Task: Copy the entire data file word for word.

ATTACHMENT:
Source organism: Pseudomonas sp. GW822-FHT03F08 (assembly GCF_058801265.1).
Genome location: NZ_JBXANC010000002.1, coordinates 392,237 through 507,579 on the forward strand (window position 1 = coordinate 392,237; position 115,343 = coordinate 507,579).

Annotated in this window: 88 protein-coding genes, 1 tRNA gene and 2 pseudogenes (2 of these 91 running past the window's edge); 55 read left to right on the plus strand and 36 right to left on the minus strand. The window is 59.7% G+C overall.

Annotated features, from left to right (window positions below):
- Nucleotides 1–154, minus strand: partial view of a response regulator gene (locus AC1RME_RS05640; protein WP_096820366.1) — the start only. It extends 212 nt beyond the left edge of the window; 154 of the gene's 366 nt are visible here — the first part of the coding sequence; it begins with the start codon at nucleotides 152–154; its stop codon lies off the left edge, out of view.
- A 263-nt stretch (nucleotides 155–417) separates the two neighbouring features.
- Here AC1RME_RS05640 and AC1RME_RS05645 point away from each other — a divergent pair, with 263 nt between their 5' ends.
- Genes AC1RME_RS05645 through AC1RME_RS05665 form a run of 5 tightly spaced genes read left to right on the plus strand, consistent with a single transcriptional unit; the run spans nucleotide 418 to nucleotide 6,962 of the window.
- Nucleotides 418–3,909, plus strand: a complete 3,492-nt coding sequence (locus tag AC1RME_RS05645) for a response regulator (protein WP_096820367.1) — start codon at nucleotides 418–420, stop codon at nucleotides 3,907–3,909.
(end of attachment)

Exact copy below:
Source organism: Pseudomonas sp. GW822-FHT03F08 (assembly GCF_058801265.1).
Genome location: NZ_JBXANC010000002.1, coordinates 392,237 through 507,579 on the forward strand (window position 1 = coordinate 392,237; position 115,343 = coordinate 507,579).

Annotated in this window: 88 protein-coding genes, 1 tRNA gene and 2 pseudogenes (2 of these 91 running past the window's edge); 55 read left to right on the plus strand and 36 right to left on the minus strand. The window is 59.7% G+C overall.

Annotated features, from left to right (window positions below):
- Nucleotides 1–154, minus strand: partial view of a response regulator gene (locus AC1RME_RS05640; protein WP_096820366.1) — the start only. It extends 212 nt beyond the left edge of the window; 154 of the gene's 366 nt are visible here — the first part of the coding sequence; it begins with the start codon at nucleotides 152–154; its stop codon lies off the left edge, out of view.
- A 263-nt stretch (nucleotides 155–417) separates the two neighbouring features.
- Here AC1RME_RS05640 and AC1RME_RS05645 point away from each other — a divergent pair, with 263 nt between their 5' ends.
- Genes AC1RME_RS05645 through AC1RME_RS05665 form a run of 5 tightly spaced genes read left to right on the plus strand, consistent with a single transcriptional unit; the run spans nucleotide 418 to nucleotide 6,962 of the window.
- Nucleotides 418–3,909, plus strand: a complete 3,492-nt coding sequence (locus tag AC1RME_RS05645) for a response regulator (protein WP_096820367.1) — start codon at nucleotides 418–420, stop codon at nucleotides 3,907–3,909.